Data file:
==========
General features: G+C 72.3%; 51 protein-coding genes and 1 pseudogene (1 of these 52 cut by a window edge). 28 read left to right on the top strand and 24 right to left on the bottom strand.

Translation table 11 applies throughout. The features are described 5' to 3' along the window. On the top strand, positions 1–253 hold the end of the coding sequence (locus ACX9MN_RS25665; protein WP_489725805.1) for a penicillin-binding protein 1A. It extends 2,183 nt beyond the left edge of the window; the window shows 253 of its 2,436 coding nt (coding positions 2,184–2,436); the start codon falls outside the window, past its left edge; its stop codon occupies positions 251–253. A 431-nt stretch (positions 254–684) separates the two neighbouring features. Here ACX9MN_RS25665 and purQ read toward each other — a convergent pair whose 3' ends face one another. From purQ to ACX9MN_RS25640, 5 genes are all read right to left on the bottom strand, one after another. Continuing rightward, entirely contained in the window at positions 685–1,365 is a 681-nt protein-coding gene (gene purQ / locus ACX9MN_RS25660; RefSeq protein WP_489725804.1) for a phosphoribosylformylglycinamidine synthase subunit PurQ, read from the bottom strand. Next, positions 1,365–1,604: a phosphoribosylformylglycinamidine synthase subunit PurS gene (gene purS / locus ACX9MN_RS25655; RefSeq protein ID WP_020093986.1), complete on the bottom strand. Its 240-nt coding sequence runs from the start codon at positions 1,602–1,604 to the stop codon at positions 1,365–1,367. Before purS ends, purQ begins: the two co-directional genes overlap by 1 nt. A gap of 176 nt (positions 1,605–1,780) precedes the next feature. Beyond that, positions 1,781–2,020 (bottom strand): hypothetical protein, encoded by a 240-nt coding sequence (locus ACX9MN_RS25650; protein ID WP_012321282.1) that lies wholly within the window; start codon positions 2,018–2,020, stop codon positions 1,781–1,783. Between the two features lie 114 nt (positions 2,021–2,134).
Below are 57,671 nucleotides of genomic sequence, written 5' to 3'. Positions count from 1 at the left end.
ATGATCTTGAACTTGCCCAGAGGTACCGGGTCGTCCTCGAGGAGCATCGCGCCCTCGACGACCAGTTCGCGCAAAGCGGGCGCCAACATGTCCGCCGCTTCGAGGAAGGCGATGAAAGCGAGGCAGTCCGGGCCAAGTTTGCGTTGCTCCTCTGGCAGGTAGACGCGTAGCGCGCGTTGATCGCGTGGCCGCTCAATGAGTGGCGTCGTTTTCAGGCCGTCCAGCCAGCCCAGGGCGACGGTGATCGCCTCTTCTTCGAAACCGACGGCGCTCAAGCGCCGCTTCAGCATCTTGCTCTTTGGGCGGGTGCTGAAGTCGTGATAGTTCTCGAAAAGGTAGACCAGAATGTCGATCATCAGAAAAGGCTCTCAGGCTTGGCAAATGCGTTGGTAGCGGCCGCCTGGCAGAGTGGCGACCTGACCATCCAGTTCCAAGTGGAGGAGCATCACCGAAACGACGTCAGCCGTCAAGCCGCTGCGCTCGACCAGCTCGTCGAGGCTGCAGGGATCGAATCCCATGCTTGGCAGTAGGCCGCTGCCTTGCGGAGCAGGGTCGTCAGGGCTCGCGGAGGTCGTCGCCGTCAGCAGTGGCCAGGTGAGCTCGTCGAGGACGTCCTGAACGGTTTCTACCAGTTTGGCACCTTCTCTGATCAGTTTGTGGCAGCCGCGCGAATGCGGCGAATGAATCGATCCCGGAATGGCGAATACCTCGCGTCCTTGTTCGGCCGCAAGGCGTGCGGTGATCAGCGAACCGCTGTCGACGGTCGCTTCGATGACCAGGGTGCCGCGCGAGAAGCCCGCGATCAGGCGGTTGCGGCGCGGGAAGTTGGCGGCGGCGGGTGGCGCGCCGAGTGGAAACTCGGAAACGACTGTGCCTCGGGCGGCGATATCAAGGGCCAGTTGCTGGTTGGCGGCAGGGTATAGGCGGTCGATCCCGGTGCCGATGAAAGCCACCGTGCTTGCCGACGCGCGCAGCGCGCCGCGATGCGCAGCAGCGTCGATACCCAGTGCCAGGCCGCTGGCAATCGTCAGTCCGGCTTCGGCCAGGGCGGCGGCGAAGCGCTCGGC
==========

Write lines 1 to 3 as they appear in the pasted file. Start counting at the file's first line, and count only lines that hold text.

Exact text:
General features: G+C 72.3%; 51 protein-coding genes and 1 pseudogene (1 of these 52 cut by a window edge). 28 read left to right on the top strand and 24 right to left on the bottom strand.

Translation table 11 applies throughout. The features are described 5' to 3' along the window. On the top strand, positions 1–253 hold the end of the coding sequence (locus ACX9MN_RS25665; protein WP_489725805.1) for a penicillin-binding protein 1A. It extends 2,183 nt beyond the left edge of the window; the window shows 253 of its 2,436 coding nt (coding positions 2,184–2,436); the start codon falls outside the window, past its left edge; its stop codon occupies positions 251–253. A 431-nt stretch (positions 254–684) separates the two neighbouring features. Here ACX9MN_RS25665 and purQ read toward each other — a convergent pair whose 3' ends face one another. From purQ to ACX9MN_RS25640, 5 genes are all read right to left on the bottom strand, one after another. Continuing rightward, entirely contained in the window at positions 685–1,365 is a 681-nt protein-coding gene (gene purQ / locus ACX9MN_RS25660; RefSeq protein WP_489725804.1) for a phosphoribosylformylglycinamidine synthase subunit PurQ, read from the bottom strand. Next, positions 1,365–1,604: a phosphoribosylformylglycinamidine synthase subunit PurS gene (gene purS / locus ACX9MN_RS25655; RefSeq protein ID WP_020093986.1), complete on the bottom strand. Its 240-nt coding sequence runs from the start codon at positions 1,602–1,604 to the stop codon at positions 1,365–1,367. Before purS ends, purQ begins: the two co-directional genes overlap by 1 nt. A gap of 176 nt (positions 1,605–1,780) precedes the next feature. Beyond that, positions 1,781–2,020 (bottom strand): hypothetical protein, encoded by a 240-nt coding sequence (locus ACX9MN_RS25650; protein ID WP_012321282.1) that lies wholly within the window; start codon positions 2,018–2,020, stop codon positions 1,781–1,783. Between the two features lie 114 nt (positions 2,021–2,134).
Below are 57,671 nucleotides of genomic sequence, written 5' to 3'. Positions count from 1 at the left end.